Today I am looking at two letters sent from Fort St. George to Bowrey after he had returned to England. The letters are both three pages long and their contents interesting but, the fact that they are two copies of the same letter is also meaningful.
On 6 April 1695, Robert Masfen sat down a wrote out two copies of the same long letter updating his friend Bowrey twice. Why would he do that? The two copies were sent via different people: one by Mr Deane on the Armenia and the other by Captain Hatton on the London. So many things could go wrong on a voyage from India to England: shipwreck, attack by privateers or enemy vessels, piracy and mutiny. Sending a letter by two different ships increased the chances of it arriving at its destination.
Both letters were addressed to Captain Thomas Bowrey Living in Greenwhich: or Elce: wheare In London. At the time, the regulations stated that letters brought from oversea by ship should be posted on arrival to go through the postal system, subject to any censorship the authorities wished to apply. I am not sure how much of Bowrey’s mail actually followed these rules. Some have stamp marks on them showing that they did. Others such as today’s letters do not. However they arrived, it is amazing that anything with such a vague address ever arrived.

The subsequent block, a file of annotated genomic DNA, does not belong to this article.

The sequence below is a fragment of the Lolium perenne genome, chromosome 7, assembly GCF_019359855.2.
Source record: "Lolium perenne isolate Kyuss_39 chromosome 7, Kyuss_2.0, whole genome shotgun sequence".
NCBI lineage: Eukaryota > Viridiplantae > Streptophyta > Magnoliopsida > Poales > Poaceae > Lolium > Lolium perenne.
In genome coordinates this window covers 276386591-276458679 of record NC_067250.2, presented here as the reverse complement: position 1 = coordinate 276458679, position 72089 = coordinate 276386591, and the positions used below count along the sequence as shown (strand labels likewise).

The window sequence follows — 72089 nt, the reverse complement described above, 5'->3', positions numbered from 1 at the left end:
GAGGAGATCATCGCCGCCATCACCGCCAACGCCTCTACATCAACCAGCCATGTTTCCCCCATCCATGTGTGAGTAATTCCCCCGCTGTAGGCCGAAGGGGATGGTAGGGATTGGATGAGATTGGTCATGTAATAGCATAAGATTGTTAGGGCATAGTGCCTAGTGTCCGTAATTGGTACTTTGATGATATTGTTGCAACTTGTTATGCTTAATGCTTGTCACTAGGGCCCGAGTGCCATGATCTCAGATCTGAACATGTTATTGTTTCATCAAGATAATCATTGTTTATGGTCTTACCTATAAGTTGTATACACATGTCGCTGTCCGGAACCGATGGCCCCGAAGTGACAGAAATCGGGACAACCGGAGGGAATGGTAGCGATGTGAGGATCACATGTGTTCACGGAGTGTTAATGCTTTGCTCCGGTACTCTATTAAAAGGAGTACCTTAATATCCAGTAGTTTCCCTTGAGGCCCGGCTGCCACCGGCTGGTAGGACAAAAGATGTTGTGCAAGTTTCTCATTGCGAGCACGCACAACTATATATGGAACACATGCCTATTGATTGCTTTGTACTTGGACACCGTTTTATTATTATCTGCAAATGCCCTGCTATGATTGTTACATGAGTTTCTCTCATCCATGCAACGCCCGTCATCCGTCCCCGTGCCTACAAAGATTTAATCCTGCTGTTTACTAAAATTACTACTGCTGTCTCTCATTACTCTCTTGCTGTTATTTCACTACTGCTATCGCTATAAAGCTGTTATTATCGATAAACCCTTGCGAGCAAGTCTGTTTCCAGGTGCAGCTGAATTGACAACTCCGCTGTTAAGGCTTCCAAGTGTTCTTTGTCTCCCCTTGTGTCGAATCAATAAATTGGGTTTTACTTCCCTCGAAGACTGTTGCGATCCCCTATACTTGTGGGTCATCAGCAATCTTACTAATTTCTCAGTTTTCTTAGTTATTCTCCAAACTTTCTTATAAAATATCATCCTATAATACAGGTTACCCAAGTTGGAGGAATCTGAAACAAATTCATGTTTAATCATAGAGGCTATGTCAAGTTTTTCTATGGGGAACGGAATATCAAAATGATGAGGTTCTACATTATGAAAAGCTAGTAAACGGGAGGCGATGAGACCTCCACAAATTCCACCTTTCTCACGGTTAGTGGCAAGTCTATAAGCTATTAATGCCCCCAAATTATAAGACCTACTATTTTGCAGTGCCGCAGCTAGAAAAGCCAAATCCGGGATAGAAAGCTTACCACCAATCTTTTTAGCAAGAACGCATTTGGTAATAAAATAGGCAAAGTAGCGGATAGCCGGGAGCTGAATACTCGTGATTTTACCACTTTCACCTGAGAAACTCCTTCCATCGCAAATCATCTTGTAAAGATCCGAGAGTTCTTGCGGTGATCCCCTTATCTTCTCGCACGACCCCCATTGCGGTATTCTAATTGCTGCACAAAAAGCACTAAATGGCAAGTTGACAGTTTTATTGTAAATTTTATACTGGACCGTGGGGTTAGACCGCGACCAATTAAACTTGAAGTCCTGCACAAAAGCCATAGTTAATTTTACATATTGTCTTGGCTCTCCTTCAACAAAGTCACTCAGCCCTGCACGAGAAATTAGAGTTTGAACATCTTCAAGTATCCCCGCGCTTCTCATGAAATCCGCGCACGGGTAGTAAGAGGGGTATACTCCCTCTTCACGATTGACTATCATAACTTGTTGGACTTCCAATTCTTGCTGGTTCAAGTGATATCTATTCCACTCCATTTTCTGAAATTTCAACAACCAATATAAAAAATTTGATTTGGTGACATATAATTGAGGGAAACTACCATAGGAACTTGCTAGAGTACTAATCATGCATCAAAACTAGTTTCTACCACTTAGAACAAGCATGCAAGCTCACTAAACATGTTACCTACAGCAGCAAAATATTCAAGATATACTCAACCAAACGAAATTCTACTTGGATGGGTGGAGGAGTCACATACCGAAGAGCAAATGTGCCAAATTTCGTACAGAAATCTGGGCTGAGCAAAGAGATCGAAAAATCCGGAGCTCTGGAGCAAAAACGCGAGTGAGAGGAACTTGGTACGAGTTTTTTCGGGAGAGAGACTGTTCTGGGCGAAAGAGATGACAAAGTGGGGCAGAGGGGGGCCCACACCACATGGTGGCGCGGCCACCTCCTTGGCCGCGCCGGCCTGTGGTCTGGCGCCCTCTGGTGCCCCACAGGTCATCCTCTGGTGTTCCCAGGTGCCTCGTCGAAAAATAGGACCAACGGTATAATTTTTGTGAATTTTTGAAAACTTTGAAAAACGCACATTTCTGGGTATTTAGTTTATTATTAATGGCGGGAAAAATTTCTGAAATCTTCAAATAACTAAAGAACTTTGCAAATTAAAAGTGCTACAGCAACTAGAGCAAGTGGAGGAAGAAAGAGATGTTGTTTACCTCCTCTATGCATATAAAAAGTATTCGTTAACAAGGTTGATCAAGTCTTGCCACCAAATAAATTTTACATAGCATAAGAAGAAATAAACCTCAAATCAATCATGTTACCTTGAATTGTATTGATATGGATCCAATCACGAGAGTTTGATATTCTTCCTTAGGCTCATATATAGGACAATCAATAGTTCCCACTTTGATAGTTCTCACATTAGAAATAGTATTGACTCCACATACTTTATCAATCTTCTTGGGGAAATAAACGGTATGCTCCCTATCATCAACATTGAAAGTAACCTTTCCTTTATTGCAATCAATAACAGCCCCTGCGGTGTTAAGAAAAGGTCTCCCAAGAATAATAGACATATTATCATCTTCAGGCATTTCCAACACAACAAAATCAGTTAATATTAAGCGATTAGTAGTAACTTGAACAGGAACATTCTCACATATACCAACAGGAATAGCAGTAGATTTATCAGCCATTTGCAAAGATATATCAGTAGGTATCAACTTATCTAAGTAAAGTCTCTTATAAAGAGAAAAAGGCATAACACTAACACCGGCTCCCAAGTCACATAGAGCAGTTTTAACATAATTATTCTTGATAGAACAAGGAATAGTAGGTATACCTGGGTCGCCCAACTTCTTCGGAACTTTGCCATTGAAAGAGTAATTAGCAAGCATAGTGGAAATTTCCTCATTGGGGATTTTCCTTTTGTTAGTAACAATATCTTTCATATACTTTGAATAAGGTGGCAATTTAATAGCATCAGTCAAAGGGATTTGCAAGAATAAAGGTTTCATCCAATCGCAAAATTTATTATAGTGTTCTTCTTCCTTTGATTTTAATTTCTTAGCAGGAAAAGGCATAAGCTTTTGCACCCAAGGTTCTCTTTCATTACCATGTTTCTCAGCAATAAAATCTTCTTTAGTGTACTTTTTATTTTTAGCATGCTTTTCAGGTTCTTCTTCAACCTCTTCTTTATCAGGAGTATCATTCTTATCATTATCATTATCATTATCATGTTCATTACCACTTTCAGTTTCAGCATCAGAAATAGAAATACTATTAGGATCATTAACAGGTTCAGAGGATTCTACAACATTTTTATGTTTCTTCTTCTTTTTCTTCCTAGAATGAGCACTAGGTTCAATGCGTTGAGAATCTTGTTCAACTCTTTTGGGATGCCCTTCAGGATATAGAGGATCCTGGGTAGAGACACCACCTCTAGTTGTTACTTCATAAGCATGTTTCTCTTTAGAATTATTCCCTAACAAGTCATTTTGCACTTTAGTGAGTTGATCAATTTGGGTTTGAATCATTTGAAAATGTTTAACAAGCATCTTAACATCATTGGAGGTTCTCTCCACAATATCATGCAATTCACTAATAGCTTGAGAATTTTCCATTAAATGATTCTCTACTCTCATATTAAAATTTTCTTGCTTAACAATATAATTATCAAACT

The other notable fact about these letters is that they have ended up separated. The first is held within those papers entrusted to Lloyds of London and now deposited at the London Metropolitan Archives. The other is held within the papers of Bowrey’s life in India held at the British Library despite postdating his time there and is another demonstration the almost arbitrary way Bowrey’s papers were separated (see yesterday’s post).